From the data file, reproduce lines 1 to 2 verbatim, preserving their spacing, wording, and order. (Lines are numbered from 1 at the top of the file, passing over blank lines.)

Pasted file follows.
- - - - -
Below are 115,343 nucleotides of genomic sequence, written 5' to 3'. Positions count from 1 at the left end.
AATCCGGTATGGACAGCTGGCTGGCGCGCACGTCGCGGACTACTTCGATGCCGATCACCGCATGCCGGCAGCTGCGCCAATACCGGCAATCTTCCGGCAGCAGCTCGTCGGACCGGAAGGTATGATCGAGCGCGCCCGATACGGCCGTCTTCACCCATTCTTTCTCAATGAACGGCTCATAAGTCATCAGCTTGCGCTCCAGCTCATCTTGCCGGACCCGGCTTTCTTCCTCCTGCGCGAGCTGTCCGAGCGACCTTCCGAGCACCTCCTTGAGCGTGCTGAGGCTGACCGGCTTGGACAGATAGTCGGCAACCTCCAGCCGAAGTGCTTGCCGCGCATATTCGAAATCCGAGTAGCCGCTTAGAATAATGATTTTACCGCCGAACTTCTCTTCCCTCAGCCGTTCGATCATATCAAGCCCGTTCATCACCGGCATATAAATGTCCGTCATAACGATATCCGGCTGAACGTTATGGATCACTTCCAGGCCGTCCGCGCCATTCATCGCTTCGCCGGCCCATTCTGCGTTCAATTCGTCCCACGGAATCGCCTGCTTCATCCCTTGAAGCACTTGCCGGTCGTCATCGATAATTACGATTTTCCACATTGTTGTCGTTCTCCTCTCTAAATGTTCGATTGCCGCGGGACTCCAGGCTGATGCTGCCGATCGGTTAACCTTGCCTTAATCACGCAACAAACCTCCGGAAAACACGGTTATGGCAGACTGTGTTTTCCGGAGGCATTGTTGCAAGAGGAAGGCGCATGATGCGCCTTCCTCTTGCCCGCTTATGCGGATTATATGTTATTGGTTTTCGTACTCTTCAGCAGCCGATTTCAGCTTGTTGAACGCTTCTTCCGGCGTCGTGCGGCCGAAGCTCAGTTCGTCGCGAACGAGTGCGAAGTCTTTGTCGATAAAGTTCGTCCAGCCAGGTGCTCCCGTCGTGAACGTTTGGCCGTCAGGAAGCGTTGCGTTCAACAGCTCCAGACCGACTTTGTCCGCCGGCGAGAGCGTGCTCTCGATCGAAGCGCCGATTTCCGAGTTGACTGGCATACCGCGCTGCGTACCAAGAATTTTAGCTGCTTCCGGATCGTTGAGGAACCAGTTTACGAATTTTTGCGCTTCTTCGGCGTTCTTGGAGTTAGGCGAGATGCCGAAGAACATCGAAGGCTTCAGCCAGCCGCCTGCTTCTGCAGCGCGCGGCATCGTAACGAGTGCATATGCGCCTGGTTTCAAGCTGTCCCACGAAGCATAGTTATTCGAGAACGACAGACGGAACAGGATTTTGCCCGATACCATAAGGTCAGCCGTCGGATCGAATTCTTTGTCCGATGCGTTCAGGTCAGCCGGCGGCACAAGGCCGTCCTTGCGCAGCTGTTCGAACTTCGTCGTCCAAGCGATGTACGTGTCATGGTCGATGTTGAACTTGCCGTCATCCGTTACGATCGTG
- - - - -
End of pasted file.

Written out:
Below are 115,343 nucleotides of genomic sequence, written 5' to 3'. Positions count from 1 at the left end.
AATCCGGTATGGACAGCTGGCTGGCGCGCACGTCGCGGACTACTTCGATGCCGATCACCGCATGCCGGCAGCTGCGCCAATACCGGCAATCTTCCGGCAGCAGCTCGTCGGACCGGAAGGTATGATCGAGCGCGCCCGATACGGCCGTCTTCACCCATTCTTTCTCAATGAACGGCTCATAAGTCATCAGCTTGCGCTCCAGCTCATCTTGCCGGACCCGGCTTTCTTCCTCCTGCGCGAGCTGTCCGAGCGACCTTCCGAGCACCTCCTTGAGCGTGCTGAGGCTGACCGGCTTGGACAGATAGTCGGCAACCTCCAGCCGAAGTGCTTGCCGCGCATATTCGAAATCCGAGTAGCCGCTTAGAATAATGATTTTACCGCCGAACTTCTCTTCCCTCAGCCGTTCGATCATATCAAGCCCGTTCATCACCGGCATATAAATGTCCGTCATAACGATATCCGGCTGAACGTTATGGATCACTTCCAGGCCGTCCGCGCCATTCATCGCTTCGCCGGCCCATTCTGCGTTCAATTCGTCCCACGGAATCGCCTGCTTCATCCCTTGAAGCACTTGCCGGTCGTCATCGATAATTACGATTTTCCACATTGTTGTCGTTCTCCTCTCTAAATGTTCGATTGCCGCGGGACTCCAGGCTGATGCTGCCGATCGGTTAACCTTGCCTTAATCACGCAACAAACCTCCGGAAAACACGGTTATGGCAGACTGTGTTTTCCGGAGGCATTGTTGCAAGAGGAAGGCGCATGATGCGCCTTCCTCTTGCCCGCTTATGCGGATTATATGTTATTGGTTTTCGTACTCTTCAGCAGCCGATTTCAGCTTGTTGAACGCTTCTTCCGGCGTCGTGCGGCCGAAGCTCAGTTCGTCGCGAACGAGTGCGAAGTCTTTGTCGATAAAGTTCGTCCAGCCAGGTGCTCCCGTCGTGAACGTTTGGCCGTCAGGAAGCGTTGCGTTCAACAGCTCCAGACCGACTTTGTCCGCCGGCGAGAGCGTGCTCTCGATCGAAGCGCCGATTTCCGAGTTGACTGGCATACCGCGCTGCGTACCAAGAATTTTAGCTGCTTCCGGATCGTTGAGGAACCAGTTTACGAATTTTTGCGCTTCTTCGGCGTTCTTGGAGTTAGGCGAGATGCCGAAGAACATCGAAGGCTTCAGCCAGCCGCCTGCTTCTGCAGCGCGCGGCATCGTAACGAGTGCATATGCGCCTGGTTTCAAGCTGTCCCACGAAGCATAGTTATTCGAGAACGACAGACGGAACAGGATTTTGCCCGATACCATAAGGTCAGCCGTCGGATCGAATTCTTTGTCCGATGCGTTCAGGTCAGCCGGCGGCACAAGGCCGTCCTTGCGCAGCTGTTCGAACTTCGTCGTCCAAGCGATGTACGTGTCATGGTCGATGTTGAACTTGCCGTCATCCGTTACGATCGTG